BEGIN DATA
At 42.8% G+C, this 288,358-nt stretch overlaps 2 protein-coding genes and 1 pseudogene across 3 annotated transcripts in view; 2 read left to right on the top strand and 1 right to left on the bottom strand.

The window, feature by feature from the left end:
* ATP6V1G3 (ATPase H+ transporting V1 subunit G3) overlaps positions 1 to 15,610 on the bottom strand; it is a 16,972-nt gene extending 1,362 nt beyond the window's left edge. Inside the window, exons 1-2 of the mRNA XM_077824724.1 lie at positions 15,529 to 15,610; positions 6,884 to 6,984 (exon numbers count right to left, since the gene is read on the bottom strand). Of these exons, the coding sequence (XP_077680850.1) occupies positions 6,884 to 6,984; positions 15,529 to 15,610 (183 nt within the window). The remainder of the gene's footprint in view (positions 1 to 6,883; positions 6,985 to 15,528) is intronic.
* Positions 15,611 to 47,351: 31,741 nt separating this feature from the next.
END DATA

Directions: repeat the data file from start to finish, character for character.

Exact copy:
At 42.8% G+C, this 288,358-nt stretch overlaps 2 protein-coding genes and 1 pseudogene across 3 annotated transcripts in view; 2 read left to right on the top strand and 1 right to left on the bottom strand.

The window, feature by feature from the left end:
* ATP6V1G3 (ATPase H+ transporting V1 subunit G3) overlaps positions 1 to 15,610 on the bottom strand; it is a 16,972-nt gene extending 1,362 nt beyond the window's left edge. Inside the window, exons 1-2 of the mRNA XM_077824724.1 lie at positions 15,529 to 15,610; positions 6,884 to 6,984 (exon numbers count right to left, since the gene is read on the bottom strand). Of these exons, the coding sequence (XP_077680850.1) occupies positions 6,884 to 6,984; positions 15,529 to 15,610 (183 nt within the window). The remainder of the gene's footprint in view (positions 1 to 6,883; positions 6,985 to 15,528) is intronic.
* Positions 15,611 to 47,351: 31,741 nt separating this feature from the next.